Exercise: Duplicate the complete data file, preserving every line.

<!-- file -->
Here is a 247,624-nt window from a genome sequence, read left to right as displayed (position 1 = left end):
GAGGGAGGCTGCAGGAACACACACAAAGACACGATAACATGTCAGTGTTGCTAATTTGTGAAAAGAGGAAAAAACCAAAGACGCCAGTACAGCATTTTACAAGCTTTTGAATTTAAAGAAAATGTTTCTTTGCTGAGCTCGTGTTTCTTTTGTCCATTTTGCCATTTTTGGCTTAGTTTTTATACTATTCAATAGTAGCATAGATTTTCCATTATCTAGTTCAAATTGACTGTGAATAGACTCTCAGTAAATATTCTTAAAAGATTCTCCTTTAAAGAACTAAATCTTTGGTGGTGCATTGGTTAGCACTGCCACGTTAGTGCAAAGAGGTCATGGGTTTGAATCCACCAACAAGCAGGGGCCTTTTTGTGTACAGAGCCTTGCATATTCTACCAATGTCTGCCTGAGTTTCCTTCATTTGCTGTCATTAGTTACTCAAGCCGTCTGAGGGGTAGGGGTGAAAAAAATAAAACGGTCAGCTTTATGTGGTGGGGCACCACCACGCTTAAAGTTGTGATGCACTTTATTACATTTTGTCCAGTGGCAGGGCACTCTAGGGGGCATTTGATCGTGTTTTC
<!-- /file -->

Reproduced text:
Here is a 247,624-nt window from a genome sequence, read left to right as displayed (position 1 = left end):
GAGGGAGGCTGCAGGAACACACACAAAGACACGATAACATGTCAGTGTTGCTAATTTGTGAAAAGAGGAAAAAACCAAAGACGCCAGTACAGCATTTTACAAGCTTTTGAATTTAAAGAAAATGTTTCTTTGCTGAGCTCGTGTTTCTTTTGTCCATTTTGCCATTTTTGGCTTAGTTTTTATACTATTCAATAGTAGCATAGATTTTCCATTATCTAGTTCAAATTGACTGTGAATAGACTCTCAGTAAATATTCTTAAAAGATTCTCCTTTAAAGAACTAAATCTTTGGTGGTGCATTGGTTAGCACTGCCACGTTAGTGCAAAGAGGTCATGGGTTTGAATCCACCAACAAGCAGGGGCCTTTTTGTGTACAGAGCCTTGCATATTCTACCAATGTCTGCCTGAGTTTCCTTCATTTGCTGTCATTAGTTACTCAAGCCGTCTGAGGGGTAGGGGTGAAAAAAATAAAACGGTCAGCTTTATGTGGTGGGGCACCACCACGCTTAAAGTTGTGATGCACTTTATTACATTTTGTCCAGTGGCAGGGCACTCTAGGGGGCATTTGATCGTGTTTTC